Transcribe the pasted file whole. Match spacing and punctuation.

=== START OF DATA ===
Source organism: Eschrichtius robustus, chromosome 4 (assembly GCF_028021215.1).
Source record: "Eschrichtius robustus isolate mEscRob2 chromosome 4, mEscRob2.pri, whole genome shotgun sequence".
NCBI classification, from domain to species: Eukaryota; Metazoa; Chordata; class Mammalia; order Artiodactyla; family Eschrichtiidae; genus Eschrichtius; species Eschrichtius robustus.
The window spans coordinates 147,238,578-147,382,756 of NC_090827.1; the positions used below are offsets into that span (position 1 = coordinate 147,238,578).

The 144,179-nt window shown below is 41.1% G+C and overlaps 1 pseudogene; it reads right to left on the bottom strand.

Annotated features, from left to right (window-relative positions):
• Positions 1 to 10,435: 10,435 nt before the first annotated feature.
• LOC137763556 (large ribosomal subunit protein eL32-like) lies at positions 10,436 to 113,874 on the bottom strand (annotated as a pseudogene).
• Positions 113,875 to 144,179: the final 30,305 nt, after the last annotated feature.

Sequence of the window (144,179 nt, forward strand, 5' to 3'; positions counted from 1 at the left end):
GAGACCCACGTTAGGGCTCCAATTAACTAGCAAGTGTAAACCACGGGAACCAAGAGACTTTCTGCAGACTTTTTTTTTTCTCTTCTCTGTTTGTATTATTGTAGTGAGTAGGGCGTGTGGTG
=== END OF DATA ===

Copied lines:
Source organism: Eschrichtius robustus, chromosome 4 (assembly GCF_028021215.1).
Source record: "Eschrichtius robustus isolate mEscRob2 chromosome 4, mEscRob2.pri, whole genome shotgun sequence".
NCBI classification, from domain to species: Eukaryota; Metazoa; Chordata; class Mammalia; order Artiodactyla; family Eschrichtiidae; genus Eschrichtius; species Eschrichtius robustus.
The window spans coordinates 147,238,578-147,382,756 of NC_090827.1; the positions used below are offsets into that span (position 1 = coordinate 147,238,578).

The 144,179-nt window shown below is 41.1% G+C and overlaps 1 pseudogene; it reads right to left on the bottom strand.

Annotated features, from left to right (window-relative positions):
• Positions 1 to 10,435: 10,435 nt before the first annotated feature.
• LOC137763556 (large ribosomal subunit protein eL32-like) lies at positions 10,436 to 113,874 on the bottom strand (annotated as a pseudogene).
• Positions 113,875 to 144,179: the final 30,305 nt, after the last annotated feature.

Sequence of the window (144,179 nt, forward strand, 5' to 3'; positions counted from 1 at the left end):
GAGACCCACGTTAGGGCTCCAATTAACTAGCAAGTGTAAACCACGGGAACCAAGAGACTTTCTGCAGACTTTTTTTTTTCTCTTCTCTGTTTGTATTATTGTAGTGAGTAGGGCGTGTGGTG